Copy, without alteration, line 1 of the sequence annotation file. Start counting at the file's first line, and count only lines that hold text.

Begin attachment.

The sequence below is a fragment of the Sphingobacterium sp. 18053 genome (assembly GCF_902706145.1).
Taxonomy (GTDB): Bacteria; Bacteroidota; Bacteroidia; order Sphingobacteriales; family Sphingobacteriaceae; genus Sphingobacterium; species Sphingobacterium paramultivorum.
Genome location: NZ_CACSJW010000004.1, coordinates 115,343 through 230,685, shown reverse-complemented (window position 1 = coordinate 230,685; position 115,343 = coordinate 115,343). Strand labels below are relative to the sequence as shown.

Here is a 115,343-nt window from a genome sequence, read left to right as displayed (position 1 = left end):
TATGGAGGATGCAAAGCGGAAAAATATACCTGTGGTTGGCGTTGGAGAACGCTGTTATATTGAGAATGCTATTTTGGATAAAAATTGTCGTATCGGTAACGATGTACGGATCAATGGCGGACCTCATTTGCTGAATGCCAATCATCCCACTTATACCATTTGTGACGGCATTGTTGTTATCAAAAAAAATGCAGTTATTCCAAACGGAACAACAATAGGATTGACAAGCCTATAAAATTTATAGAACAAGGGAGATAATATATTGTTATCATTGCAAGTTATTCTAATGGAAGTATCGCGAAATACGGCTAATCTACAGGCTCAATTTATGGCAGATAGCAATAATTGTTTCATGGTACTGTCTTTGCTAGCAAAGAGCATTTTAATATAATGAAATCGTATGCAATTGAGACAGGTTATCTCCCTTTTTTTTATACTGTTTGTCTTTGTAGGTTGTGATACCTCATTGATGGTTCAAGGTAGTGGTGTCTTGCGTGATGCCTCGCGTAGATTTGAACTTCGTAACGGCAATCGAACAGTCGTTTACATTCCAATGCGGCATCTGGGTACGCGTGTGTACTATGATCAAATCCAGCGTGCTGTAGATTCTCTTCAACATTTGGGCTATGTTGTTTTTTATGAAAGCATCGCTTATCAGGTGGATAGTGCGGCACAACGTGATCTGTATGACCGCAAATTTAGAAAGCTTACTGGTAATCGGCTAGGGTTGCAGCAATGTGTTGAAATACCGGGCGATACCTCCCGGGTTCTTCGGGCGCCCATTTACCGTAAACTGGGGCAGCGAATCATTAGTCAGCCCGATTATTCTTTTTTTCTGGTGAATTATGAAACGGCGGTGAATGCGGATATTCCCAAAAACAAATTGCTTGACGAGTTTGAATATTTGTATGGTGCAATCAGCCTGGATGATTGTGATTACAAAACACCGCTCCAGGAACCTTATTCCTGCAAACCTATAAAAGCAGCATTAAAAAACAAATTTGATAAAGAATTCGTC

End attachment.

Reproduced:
The sequence below is a fragment of the Sphingobacterium sp. 18053 genome (assembly GCF_902706145.1).